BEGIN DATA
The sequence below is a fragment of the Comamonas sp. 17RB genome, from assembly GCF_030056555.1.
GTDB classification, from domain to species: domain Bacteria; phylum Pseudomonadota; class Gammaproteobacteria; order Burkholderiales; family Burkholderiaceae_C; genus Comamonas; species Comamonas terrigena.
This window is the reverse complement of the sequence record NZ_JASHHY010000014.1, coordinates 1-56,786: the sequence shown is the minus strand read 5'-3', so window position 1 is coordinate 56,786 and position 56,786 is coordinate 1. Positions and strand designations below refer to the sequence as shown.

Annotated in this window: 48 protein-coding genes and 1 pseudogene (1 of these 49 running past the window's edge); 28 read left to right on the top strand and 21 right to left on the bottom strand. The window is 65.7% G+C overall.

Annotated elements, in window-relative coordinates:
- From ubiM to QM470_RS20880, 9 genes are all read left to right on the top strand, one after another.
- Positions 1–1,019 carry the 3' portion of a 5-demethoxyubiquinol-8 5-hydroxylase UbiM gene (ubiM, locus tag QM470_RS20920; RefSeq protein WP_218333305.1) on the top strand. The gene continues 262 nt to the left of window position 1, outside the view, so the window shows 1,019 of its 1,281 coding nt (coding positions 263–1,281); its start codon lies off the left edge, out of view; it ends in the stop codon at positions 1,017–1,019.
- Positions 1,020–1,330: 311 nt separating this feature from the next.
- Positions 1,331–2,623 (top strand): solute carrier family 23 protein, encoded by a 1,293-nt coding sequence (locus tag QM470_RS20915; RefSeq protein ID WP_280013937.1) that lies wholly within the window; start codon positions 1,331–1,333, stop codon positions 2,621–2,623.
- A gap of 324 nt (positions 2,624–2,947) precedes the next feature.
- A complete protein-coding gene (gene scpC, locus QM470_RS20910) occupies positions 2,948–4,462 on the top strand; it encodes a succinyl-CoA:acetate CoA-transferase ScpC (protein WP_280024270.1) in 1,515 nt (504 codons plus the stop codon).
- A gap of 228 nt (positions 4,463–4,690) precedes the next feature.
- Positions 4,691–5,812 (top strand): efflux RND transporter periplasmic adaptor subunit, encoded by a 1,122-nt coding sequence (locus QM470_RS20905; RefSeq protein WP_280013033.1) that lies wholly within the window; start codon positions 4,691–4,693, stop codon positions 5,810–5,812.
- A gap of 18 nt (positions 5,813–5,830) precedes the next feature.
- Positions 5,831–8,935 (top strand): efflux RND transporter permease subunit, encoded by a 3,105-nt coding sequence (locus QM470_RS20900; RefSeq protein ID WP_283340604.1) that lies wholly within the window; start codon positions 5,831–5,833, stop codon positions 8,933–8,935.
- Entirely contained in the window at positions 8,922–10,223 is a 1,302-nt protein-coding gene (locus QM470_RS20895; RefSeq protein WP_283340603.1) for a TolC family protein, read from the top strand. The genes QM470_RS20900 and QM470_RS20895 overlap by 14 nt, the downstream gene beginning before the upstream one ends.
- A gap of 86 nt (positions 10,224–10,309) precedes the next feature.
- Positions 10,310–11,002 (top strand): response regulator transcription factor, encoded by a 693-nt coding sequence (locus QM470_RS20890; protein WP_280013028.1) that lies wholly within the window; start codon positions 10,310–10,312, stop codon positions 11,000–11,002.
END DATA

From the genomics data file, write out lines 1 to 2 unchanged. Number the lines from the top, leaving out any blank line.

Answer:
The sequence below is a fragment of the Comamonas sp. 17RB genome, from assembly GCF_030056555.1.
GTDB classification, from domain to species: domain Bacteria; phylum Pseudomonadota; class Gammaproteobacteria; order Burkholderiales; family Burkholderiaceae_C; genus Comamonas; species Comamonas terrigena.